Wednesday, April 13, 2011

Couture techniques: converting darts to ease

If you have a chance to compare couture garments with their ready-to-wear counterparts, or commercial sewing patterns, you will notice absence of many darts in the former, as if the fabric was shaped around body curves by some subtle magic.

Those who sew from commercial patterns know the inevitable bust or waist darts, for example. Those darts are inserted to ensure proper fitting for a variety of materials.

After some research on the subject, I found out that in Haute Couture, the darts are often converted to ease. This technique is especially effective with plaids and prints, because it helps preserve the uninterrupted pattern of a fashion fabric.

To use this technique you need to know fabric qualities as well as some construction basics.  Here, I am trying to summarize what I have learned from books, magazines and couture patterns.

When to use this technique?
  • On skirts or pants to eliminate some or all darts.
  •  On darts shaping bust.
  •  On darts shaping the back shoulder.
In addition, you may want to use the same technique to:

  •  Shape the back armscye.
  • Prevent gaping décolleté neckline
Do not try to use this technique to eliminate large, long-curved or cut-out darts. It is only suitable for relatively short and narrow darts, which usually run from the edge or the seamline.

What fabrics are suitable?

Most fabrics that shrink easily are suitable for this technique: soft woollen, crepe, jersey, or any pliant fabric.

I recently tried recently to convert a dart to easy on a loosely woven linen skirt but in vain. The patch I used for a trial was over pressed and, even though some fullness disappeared, the result was not good enough. I ended up using single-thread dart technique, which I described here.

I would recommend trying this technique on a practice scrap to see how your fabric responds to easing.

Step-by-step instructions:
  1. Mark the location of the dart.
  2. Measure the width of the dart and measure and mark the same amount on both sides of the dart along the seamline. This is the section that will be eased. (This width may vary, you may want to increase the length of the section if your fabric doesn’t shrink so well).
  3.  Machine-baste the easing section using 6 to 8 stitches per inch, or, if you want to have a true couture experience, make two rows of very tiny running stitches (by hand, of course). If your stitches will be too long, you might end up with pleats where you pressed.
TIP: use a hand-basting needle and a single ply of silk basting thread

Here is the skirt section I gathered for shrinking. I gathered entire front waist,  but I would recommend easing 3 x dart width for each eliminated dart.
4. Easing
Here the instructions may vary depending on the type of construction. If the easing section will be joined with another section where no ease is required (shoulder darts, bust darts) do the following:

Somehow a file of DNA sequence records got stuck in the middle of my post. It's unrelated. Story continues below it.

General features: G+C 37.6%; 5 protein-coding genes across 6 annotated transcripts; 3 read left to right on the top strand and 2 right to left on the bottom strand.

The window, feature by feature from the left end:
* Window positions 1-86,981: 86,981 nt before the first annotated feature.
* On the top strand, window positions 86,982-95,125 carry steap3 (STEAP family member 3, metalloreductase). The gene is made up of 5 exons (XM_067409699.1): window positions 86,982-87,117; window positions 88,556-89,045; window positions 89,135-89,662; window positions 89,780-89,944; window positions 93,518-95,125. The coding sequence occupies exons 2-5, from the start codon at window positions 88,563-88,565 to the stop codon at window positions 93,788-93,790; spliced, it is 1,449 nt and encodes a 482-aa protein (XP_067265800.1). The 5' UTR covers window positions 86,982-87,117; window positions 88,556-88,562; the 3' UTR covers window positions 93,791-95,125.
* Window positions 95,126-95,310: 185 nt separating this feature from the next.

a.     Baste the two sections together, leaving out the easing section.
b.     Adjust the fullness allowed by the dart to fit the other section by pulling up the gathering thread.

If you are easing darts on a skirt, or pants section with underlining, stitch the dart on the underlining:
a.     Stitch the dart on the underling.

b.     Baste the two sections together, leaving out the easing section on the fashion fabric.
c.      Draw up the gathering thread to adjust the fullness to fit underling section.

If you are easing on a garment section without any underlining or a section that
a.     Pull up the ease basting to the final length of the easing section: it will be the original length (3 x dart width) minus the dart width.

TIP: when pulling the gathering thread, place a pin at each end of the easing section within seam allowance and wrap the basting thread around each pin to avoid any further gathering or shifting of the fabric.

5. Finishing
a.     Distribute the ease evenly
b.     Shrink the ease with steam iron over a tailor’s ham or pressing mit with the wrong side up. When the excess fabric was shrunk and the section is smooth press without steam until the fabric is dry. Remove the fabric only after the section has dried and cooled down.
TIP: if the fabric is rather difficult to shrink, try gathering less at first and shrinking, than gathering more and shrinking again, until all excess fullness has been removed.

Be careful with crepe! Crepe should be pressed with a dry pressing cloth under the steam iron, or it will lose its characteristic texture! 

The skirt after all the excess fullness has been removed
I recommend trying this technique on a practice scrap first (right after cutting your pattern pieces) to see how it works. If you apply it on loosely woven wools, it is fast and fun!

P.S.: Log on next week to see the finished plaid boucle skirt, where I used this technique.


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